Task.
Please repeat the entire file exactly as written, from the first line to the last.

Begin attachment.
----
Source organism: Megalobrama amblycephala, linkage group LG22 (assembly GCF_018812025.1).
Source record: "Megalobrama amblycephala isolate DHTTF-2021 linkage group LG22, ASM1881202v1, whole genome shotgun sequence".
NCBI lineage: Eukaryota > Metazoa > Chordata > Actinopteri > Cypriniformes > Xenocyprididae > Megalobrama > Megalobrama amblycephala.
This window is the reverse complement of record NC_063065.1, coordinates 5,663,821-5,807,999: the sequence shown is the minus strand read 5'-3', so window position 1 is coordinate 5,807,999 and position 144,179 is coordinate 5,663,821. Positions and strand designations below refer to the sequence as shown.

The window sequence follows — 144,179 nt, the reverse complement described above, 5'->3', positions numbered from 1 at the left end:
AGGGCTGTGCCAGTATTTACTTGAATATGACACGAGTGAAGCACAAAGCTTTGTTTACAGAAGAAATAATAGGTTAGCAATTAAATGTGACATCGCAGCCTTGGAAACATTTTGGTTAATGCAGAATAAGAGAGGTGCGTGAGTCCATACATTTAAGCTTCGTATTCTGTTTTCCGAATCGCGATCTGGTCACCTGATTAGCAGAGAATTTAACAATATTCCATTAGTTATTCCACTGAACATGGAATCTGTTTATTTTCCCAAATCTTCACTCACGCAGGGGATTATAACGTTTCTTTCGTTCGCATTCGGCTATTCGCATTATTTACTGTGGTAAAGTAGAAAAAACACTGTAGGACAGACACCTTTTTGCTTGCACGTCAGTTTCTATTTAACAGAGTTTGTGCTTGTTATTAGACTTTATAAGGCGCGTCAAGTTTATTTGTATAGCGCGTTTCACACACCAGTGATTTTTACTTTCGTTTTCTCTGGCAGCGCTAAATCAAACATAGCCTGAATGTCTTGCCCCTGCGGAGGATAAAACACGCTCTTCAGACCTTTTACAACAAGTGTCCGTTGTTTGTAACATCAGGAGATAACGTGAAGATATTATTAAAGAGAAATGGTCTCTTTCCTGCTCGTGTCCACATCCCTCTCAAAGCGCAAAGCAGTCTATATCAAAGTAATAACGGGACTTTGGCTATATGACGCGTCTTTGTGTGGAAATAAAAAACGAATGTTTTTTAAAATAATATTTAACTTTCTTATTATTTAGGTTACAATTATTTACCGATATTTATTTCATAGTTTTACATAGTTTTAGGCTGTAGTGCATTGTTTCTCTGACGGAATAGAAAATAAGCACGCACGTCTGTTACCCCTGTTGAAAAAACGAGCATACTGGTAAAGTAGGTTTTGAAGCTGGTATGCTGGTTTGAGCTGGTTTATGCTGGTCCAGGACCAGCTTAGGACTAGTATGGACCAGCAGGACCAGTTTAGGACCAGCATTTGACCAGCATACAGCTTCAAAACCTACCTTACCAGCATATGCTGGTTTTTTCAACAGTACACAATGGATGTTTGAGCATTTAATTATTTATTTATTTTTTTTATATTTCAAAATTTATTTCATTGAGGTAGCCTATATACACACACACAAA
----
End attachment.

Source organism: Megalobrama amblycephala, linkage group LG22 (assembly GCF_018812025.1).
Source record: "Megalobrama amblycephala isolate DHTTF-2021 linkage group LG22, ASM1881202v1, whole genome shotgun sequence".
NCBI lineage: Eukaryota > Metazoa > Chordata > Actinopteri > Cypriniformes > Xenocyprididae > Megalobrama > Megalobrama amblycephala.
This window is the reverse complement of record NC_063065.1, coordinates 5,663,821-5,807,999: the sequence shown is the minus strand read 5'-3', so window position 1 is coordinate 5,807,999 and position 144,179 is coordinate 5,663,821. Positions and strand designations below refer to the sequence as shown.

The window sequence follows — 144,179 nt, the reverse complement described above, 5'->3', positions numbered from 1 at the left end:
AGGGCTGTGCCAGTATTTACTTGAATATGACACGAGTGAAGCACAAAGCTTTGTTTACAGAAGAAATAATAGGTTAGCAATTAAATGTGACATCGCAGCCTTGGAAACATTTTGGTTAATGCAGAATAAGAGAGGTGCGTGAGTCCATACATTTAAGCTTCGTATTCTGTTTTCCGAATCGCGATCTGGTCACCTGATTAGCAGAGAATTTAACAATATTCCATTAGTTATTCCACTGAACATGGAATCTGTTTATTTTCCCAAATCTTCACTCACGCAGGGGATTATAACGTTTCTTTCGTTCGCATTCGGCTATTCGCATTATTTACTGTGGTAAAGTAGAAAAAACACTGTAGGACAGACACCTTTTTGCTTGCACGTCAGTTTCTATTTAACAGAGTTTGTGCTTGTTATTAGACTTTATAAGGCGCGTCAAGTTTATTTGTATAGCGCGTTTCACACACCAGTGATTTTTACTTTCGTTTTCTCTGGCAGCGCTAAATCAAACATAGCCTGAATGTCTTGCCCCTGCGGAGGATAAAACACGCTCTTCAGACCTTTTACAACAAGTGTCCGTTGTTTGTAACATCAGGAGATAACGTGAAGATATTATTAAAGAGAAATGGTCTCTTTCCTGCTCGTGTCCACATCCCTCTCAAAGCGCAAAGCAGTCTATATCAAAGTAATAACGGGACTTTGGCTATATGACGCGTCTTTGTGTGGAAATAAAAAACGAATGTTTTTTAAAATAATATTTAACTTTCTTATTATTTAGGTTACAATTATTTACCGATATTTATTTCATAGTTTTACATAGTTTTAGGCTGTAGTGCATTGTTTCTCTGACGGAATAGAAAATAAGCACGCACGTCTGTTACCCCTGTTGAAAAAACGAGCATACTGGTAAAGTAGGTTTTGAAGCTGGTATGCTGGTTTGAGCTGGTTTATGCTGGTCCAGGACCAGCTTAGGACTAGTATGGACCAGCAGGACCAGTTTAGGACCAGCATTTGACCAGCATACAGCTTCAAAACCTACCTTACCAGCATATGCTGGTTTTTTCAACAGTACACAATGGATGTTTGAGCATTTAATTATTTATTTATTTTTTTTATATTTCAAAATTTATTTCATTGAGGTAGCCTATATACACACACACAAA